Ahhh Fridays, end of the week, start of the weekend! For a time I had Fridays as a 'catch-up with work at home day'. But a few months back I started at an NGO teaching teachers at noon on Fridays. So I played tennis in the morning. When that noon gig ended I was able to increase my work at the NGO where I work on Monday mornings. You may recall it's the well run Italian NGO ( been here 10 years). It's an orphanage/school and I have been teaching the teachers there about childhood development/education. I very much enjoy my work there, so I was glad to add the day. Lately I've been teaching about positive discipline the past few weeks as the director there said it was urgently needed.
So as with Mondays I am up around 6am and leave by 715am. It's a 40 minute pleasant bicycle ride. There is often still cloud cover and the intense heat of the day has not arrived yet. And I have yet to face a head wind which bothers me more than the heat. I am afraid with rainy season starting I may be riding in the rain, well what's a little water and I have a raincoat. The translator there knows I bike and offered me a ride out, but I truly do enjoy biking out there so I declined. I think she was perhaps more concerned with my ride back at 11 or so when the heat can be intense. But I make stops on my way back home and I like the heat. I stop for lunch usually at the same place. A friendly little Khmer place where I met a Burmese guy working on a golf course and a Khmer who works at the International Hospital in SR. Lunch is just a couple of items, often fish soup served with rice. Sometimes there are veggies in the soups I don't recognize and sometimes meat I'm not familiar with. The soup is very tasty though, and today the veg seemed a cross between green beans and okra. There is always warm tea on the table and they bring a glass of ice for it. I will have a beer also. It's quite inexpensive easily less than 2 dollars including the tip I give which is always met with laughter. I've never seen a Westerner there.
And to break up the ride further I stop at the hotel where I play tennis. I lay by the pool (where I am now) after a quick dip to cool off and wait a couple of hours for my tennis partner to show up. It's the same routine as it is on Mondays I'll read, write and/or nap. A great way to start and end the week. And in fact I did just nap but now awake and I am hoping for some clouds to roll in for some shade on the court.
On one Friday training session I ask the teachers to brainstorm on what they think children need in order to be ready to learn in school, to be successful. I am looking for skills and characteristics. I've done this exercise dozens of times in the States with parents as well as pre-school teachers. I have never gotten the answer one of the Khmer teachers gave me. She said "enough food to eat". In fact it was the 1st answer. It just highlighted for me one of the stark differences it is to be a child in Cambodia compared to the US. Yes I know there are hungry kids in America but it's rare for a child to die of starvation or be extremely malnourished. For the most part kids get their basic needs met. Perhaps that statement can be disputed but I've never seen a child as emaciated as I did one time when I did some work at the children's hospital. I've never seen kids dressed in virtual rags as I often see here. The States certainly has it's health care issues and if you've read Jess's blogs it pales in comparison to here. It makes me realize that although I grew up on welfare, in poverty and that I may have been hungry at times I was never in danger of starvation, I had decent clothes and medical care was readily available if needed. For children here that danger is a reality. I've always considered myself lucky not realizing that just being born in America was part of that luck.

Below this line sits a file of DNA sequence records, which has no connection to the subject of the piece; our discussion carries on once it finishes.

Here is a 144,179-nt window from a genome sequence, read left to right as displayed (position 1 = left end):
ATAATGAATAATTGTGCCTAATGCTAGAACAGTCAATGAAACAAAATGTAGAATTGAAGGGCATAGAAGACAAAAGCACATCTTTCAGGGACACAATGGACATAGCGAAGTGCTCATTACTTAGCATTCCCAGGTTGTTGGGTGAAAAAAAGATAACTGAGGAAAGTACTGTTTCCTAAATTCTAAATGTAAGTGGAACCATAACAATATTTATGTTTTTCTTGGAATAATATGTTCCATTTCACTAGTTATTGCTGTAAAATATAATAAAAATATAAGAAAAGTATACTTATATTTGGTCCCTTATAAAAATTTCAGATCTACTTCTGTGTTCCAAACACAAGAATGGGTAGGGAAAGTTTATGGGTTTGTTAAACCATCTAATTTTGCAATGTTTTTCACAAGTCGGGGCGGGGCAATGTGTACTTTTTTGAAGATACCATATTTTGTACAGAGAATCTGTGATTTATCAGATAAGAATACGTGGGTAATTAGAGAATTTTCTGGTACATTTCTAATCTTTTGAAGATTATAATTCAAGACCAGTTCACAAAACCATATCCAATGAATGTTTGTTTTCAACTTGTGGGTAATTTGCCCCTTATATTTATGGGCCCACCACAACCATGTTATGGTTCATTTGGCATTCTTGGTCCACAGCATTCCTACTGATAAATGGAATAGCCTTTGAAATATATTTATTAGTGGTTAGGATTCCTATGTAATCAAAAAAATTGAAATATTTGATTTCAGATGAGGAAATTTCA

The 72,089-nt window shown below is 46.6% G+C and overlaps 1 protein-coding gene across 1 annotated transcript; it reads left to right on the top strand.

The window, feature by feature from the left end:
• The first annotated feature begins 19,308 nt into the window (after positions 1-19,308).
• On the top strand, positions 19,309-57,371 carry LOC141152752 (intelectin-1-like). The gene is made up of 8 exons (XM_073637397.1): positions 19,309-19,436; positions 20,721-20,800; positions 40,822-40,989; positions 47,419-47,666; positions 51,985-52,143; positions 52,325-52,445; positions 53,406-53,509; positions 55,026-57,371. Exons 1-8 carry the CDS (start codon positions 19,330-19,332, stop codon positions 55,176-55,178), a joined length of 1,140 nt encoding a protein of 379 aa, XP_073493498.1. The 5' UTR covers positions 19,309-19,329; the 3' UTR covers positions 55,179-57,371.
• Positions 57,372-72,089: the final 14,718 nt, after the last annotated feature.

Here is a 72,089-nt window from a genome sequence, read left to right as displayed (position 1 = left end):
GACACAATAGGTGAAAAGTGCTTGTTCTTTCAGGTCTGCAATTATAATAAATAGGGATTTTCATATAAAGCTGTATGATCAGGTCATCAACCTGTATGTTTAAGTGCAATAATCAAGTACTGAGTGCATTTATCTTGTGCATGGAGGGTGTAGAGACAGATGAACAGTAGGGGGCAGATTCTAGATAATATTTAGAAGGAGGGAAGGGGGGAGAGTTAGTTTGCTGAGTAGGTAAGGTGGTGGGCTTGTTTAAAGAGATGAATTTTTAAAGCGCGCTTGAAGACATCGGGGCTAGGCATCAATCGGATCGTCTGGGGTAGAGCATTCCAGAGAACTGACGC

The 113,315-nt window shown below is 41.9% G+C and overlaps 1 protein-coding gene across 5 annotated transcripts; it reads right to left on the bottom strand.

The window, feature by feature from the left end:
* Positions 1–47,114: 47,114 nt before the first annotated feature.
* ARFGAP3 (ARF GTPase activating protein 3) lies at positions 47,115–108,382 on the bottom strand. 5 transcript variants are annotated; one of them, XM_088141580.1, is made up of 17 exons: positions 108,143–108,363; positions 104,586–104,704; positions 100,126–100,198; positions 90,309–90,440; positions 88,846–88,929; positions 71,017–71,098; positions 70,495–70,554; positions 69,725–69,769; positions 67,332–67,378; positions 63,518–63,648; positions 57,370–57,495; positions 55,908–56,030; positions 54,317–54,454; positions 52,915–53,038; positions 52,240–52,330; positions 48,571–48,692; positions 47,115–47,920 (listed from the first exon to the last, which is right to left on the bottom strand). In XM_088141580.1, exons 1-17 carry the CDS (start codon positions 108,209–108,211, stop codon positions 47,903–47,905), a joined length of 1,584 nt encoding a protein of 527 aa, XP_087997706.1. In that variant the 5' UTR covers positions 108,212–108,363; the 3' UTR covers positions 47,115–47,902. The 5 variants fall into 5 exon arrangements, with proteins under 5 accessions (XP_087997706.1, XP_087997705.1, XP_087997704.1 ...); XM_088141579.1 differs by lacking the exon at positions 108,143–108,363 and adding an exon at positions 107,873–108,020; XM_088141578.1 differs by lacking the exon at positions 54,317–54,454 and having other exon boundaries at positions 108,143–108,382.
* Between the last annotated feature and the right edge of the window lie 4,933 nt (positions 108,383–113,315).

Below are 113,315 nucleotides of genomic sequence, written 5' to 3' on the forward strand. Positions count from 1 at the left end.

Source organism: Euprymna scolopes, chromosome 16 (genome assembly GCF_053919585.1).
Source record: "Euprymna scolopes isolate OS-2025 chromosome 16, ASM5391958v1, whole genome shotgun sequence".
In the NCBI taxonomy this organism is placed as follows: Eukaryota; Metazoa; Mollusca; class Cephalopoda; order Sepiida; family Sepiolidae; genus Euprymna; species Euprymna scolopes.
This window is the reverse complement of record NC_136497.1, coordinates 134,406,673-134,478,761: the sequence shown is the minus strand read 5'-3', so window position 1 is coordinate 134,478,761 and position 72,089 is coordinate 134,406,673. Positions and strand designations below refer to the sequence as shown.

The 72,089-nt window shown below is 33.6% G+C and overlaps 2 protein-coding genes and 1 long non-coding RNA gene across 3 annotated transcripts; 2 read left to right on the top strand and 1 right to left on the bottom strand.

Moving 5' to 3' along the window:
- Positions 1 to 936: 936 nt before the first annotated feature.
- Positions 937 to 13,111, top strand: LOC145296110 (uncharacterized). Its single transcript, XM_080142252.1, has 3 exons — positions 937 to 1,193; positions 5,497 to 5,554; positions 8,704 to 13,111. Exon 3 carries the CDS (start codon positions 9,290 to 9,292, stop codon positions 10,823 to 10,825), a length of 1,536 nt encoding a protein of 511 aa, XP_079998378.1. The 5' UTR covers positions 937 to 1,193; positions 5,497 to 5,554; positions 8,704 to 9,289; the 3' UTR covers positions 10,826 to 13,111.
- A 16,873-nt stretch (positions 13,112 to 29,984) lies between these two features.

There are times I am shaken here by an experience, shaken out of my comfortable state. I won't ever get used to people begging, men, women, children, moms with infants, elderly. handicapped it happens daily. The elderly and handicapped I will try to give to. There are no or limited safety nets for that population. Why I give to those folks is a topic that is controversial and I won't address here today. Recently we were having a late lunch at an outdoor place and a man about my age was limping and begging. I zoned in on his eyes which seemed sad and telling. I was hoping he would stop at our table but he did not. I started thinking if he was my age where was he when he was in his twenties? When I was protesting the covert bombing of his country and then partying it up afterward was he hiding in the forests, being worked almost to death, witnessing man at his worst, watching people being slaughtered, perhaps he was KR and doing the killing out of fear for his own life, did he see his family members killed or disappear? When I was worried about finding the right apt. or suffering the loss of love and thinking it was devastating for me was he clinging to life, acquiring the limp and who knows what other health problems? It's difficult to articulate the feelings, I just know I would not be contemplating those thoughts and looking back on my childhood and early adulthood in the same way as I do now if I did not come and live here. Seeing up close the consequences of Western foreign policies and the lasting effect it has on people is eye opening. What I will do with that I don't know. So the old Khmer man and this old American man continue with our lives, he with a limp, no doubt health problems, and probably hungry and me with my tennis, good health and deciding on the meatloaf or club sandwich. What has changed really? I am still lucky.
I guess I had to get that out once I started. Back to Fridays because the past is unchangeable. So after tennis it's home and perhaps a meet up with friends either at our place or out and dinner. Can't write anymore, enjoy.